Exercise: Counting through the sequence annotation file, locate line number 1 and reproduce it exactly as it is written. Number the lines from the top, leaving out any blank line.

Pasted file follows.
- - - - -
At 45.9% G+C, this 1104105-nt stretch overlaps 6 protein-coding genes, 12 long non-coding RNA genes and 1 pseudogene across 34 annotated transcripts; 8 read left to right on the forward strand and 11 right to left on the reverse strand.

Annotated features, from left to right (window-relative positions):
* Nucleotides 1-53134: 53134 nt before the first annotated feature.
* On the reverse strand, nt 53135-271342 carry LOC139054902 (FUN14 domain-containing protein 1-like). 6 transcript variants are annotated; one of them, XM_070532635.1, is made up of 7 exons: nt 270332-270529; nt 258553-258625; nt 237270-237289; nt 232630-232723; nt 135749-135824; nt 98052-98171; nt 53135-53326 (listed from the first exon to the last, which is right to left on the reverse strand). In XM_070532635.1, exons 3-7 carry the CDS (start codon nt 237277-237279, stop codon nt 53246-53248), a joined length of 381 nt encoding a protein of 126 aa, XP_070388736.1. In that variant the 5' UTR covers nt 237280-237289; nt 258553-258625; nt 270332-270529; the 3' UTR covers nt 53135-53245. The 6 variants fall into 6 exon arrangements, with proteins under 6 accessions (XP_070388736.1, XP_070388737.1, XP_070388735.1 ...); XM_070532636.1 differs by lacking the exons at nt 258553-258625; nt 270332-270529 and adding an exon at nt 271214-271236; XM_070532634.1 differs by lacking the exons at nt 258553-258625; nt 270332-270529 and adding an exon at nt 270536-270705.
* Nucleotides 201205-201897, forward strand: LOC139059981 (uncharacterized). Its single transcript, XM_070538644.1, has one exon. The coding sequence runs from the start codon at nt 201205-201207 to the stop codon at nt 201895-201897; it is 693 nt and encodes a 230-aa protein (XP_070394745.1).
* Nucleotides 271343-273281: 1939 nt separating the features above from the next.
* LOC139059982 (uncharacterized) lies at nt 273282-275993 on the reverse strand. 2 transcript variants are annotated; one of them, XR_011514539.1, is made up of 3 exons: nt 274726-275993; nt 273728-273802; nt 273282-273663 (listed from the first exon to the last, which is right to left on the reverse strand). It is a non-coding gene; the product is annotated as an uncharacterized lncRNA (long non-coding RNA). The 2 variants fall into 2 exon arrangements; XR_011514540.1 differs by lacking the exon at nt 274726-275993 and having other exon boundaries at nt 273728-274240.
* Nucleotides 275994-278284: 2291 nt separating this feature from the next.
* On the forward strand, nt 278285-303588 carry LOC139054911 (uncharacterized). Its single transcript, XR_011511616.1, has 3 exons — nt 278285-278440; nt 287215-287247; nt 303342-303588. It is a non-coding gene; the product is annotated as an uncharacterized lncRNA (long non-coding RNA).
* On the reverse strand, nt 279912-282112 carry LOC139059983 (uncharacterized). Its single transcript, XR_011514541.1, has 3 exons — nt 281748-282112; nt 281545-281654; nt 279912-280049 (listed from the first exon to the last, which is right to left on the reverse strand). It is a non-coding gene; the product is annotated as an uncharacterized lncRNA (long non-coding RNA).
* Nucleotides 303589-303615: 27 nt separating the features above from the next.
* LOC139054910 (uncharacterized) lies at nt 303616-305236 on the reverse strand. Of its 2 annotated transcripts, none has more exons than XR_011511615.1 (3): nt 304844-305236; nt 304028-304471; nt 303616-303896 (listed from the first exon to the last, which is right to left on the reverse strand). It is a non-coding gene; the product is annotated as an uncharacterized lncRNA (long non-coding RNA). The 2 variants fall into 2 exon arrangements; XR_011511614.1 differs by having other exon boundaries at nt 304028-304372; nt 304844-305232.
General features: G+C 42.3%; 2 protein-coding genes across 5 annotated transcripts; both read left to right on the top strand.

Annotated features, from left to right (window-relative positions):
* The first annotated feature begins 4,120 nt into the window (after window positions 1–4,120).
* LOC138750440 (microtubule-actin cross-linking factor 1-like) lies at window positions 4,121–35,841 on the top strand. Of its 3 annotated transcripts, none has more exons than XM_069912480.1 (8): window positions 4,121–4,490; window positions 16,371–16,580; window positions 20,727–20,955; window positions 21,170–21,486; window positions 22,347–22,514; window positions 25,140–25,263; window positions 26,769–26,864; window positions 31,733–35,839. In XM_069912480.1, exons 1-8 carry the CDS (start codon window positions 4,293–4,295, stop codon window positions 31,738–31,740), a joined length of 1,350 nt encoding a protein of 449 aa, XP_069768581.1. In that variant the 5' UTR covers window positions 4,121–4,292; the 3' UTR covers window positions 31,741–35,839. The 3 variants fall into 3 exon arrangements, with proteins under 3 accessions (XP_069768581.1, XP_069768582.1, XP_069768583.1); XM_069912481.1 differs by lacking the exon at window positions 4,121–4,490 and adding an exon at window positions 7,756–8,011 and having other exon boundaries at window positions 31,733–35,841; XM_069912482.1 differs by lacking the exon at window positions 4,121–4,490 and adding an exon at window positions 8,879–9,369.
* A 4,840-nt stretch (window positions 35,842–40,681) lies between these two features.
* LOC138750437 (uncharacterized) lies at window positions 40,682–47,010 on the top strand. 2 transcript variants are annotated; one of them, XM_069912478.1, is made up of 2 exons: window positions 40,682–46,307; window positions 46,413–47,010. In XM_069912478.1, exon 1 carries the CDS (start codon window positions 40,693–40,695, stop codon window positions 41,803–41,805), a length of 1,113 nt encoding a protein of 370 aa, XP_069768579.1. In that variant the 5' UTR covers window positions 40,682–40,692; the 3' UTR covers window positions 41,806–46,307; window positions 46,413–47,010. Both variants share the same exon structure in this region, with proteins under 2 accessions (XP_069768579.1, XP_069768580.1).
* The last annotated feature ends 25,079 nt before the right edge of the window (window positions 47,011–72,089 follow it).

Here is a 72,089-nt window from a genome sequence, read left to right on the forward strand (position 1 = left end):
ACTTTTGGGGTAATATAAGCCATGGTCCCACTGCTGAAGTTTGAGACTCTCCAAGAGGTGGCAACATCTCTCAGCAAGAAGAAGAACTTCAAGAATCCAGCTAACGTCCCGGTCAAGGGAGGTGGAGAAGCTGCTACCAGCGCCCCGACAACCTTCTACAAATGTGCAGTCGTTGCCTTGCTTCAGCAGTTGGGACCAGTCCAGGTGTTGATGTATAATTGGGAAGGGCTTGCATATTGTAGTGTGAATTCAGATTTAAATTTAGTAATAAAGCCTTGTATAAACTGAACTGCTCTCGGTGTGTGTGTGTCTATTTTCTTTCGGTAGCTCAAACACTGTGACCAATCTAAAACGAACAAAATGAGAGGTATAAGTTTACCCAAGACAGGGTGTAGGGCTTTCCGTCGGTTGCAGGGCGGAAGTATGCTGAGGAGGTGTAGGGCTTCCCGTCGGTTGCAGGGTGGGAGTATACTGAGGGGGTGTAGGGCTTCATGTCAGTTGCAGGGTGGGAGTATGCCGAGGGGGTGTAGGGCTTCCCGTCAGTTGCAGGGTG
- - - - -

At 45.9% G+C, this 1104105-nt stretch overlaps 6 protein-coding genes, 12 long non-coding RNA genes and 1 pseudogene across 34 annotated transcripts; 8 read left to right on the forward strand and 11 right to left on the reverse strand.